The Inverted Yield Curve

Of note, the inverted yield curve, where short-term government bond rates exceed long-term rates, historically augurs recession.  But some of that anomaly may be attributed to suppressed long-term rates resulting from inordinate global safe-haven investing in U.S. Treasurys.  This caution is a response to economic uncertainty associated with the aforementioned global growth slowdown, trade tensions, and currency competition, as well as to geopolitical factors involving Iran, North Korea, Syria, Hong Kong, Venezuela, and Brexit. 

Adverse Consequences of Excessively Low Rates

Low rates penalize savers and squeeze bank profitability, thus restricting the ability to lend. What’s more, they encourage excessive borrowing at a time when governments, businesses, and individuals are overleveraged, creating a drag on growth.  Furthermore, an unnecessary rate cut from today’s relatively low levels squanders a limited opportunity to employ it later when needed to ward off disinflation or recession, unless the Fed entertains negative rates.  But it is noteworthy that longtime negative interest rates in Europe and Japan have failed to stimulate growth appreciably.

A Return to Normalcy

The U.S. economic recovery is ten years old and ripe for reversal by historical standards.  In addition, slow growth in Europe and China intensifies and may spill over to the U.S., as near-record government bond yields possibly portend.  If economic fundamentals deteriorate such that oncoming recession is evident, the Fed cannot raise interest rates until the next recovery.

But in the absence of recession, it is time to resume normalizing interest rates after more than a decade of post-crisis curatives.  The Fed should not lose sight of the “natural” interest-rate needed to return capital from inflated financial markets to the real economy.  Higher rates are also necessary to reward savers who rely on the liquidity, safety, and income of bank accounts and CDs.  On the contrary, rate cuts encourage investors to seek higher returns from risky financial assets.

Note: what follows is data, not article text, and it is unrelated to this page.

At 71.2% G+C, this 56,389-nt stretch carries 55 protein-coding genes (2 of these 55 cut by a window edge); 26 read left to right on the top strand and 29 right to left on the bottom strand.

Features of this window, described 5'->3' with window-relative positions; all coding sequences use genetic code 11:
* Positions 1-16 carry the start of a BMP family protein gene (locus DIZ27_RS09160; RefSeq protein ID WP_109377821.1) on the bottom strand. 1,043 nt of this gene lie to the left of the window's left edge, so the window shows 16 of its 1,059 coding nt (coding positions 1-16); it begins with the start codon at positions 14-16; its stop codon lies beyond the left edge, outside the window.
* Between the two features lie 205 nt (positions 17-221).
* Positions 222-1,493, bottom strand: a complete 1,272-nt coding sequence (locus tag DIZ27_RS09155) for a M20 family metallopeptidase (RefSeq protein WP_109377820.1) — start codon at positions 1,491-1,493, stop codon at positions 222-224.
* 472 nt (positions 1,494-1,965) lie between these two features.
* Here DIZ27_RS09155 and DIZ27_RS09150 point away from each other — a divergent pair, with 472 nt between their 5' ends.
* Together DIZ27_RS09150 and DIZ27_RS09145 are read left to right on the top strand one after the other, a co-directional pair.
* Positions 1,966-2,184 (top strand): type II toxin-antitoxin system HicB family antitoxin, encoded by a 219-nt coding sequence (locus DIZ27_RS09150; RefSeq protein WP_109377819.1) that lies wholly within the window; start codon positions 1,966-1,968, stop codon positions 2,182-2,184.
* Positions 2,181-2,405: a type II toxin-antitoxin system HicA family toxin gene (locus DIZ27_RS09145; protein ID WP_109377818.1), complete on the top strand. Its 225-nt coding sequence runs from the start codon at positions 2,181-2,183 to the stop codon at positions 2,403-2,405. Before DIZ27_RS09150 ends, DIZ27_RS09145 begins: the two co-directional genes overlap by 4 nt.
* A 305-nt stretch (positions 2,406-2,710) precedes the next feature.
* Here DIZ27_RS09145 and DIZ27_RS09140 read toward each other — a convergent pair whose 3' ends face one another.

In the return to normalcy, the Fed has to restart quantitative tightening to pare its $3.6 trillion remaining bond portfolio.  The original purpose of Fed bond purchases was to lower long-term rates to accommodate chiefly the damaged housing market in the aftermath of the 2008 financial crisis.  But today that market is not as sensitive to long-term rate reduction as it was then.  In any case, the Fed cannot appreciably control the myriad forces that determine long-term rates.  The Fed must end its undue influence on capital flows originally predicated on correcting crisis conditions that no longer apply.

U.S. economic growth continues apace amid record low unemployment and chronically soft inflation, which may constitute a structural change brought about by technological advances and more efficient supply chains that contain production costs.  These conditions do not support rate cuts.  In addition, business investment and home buying demand may be satisfied after so many years of low rates as not to respond to further rate cuts.  University of Chicago economist Austan Goolsby discusses this phenomenon in his 8/4/19 New York Times article, “Why Rate Cuts Don’t Help Much Anymore.”

Despite some adverse effects, retaliatory tariffs affecting U.S. exports and imports should be a temporary price to rectify historically unfair trade agreements and to protect related national security.  This cost does not outweigh the benefit of raising rates when conditions permit.  Today’s rock-bottom interest rates in the bond markets reflect overstated fears about trade and currency battles, as well as ongoing economic sclerosis from stifling taxes and regulation outside the U.S.  While that malaise does weigh on the U.S. economy to some degree, the country is independently prosperous enough for the Fed to separate itself from the rate-cut fever engulfing other central banks in their desperation to stimulate their moribund economies.

William J. Dodwell is a retired corporate executive, management consultant and writer in the financial industry with particular expertise in the capital markets.  He has written in professional journals, the trade press and corporate publications. Mr. Dodwell is a Certified Public Accountant (Retired) licensed in the State of New York.  He has a website called The Comprehensive Conservative in which he writes primarily long form pieces on politics, culture and the economy.  It may be accessed at http://www.williamjdodwell.com/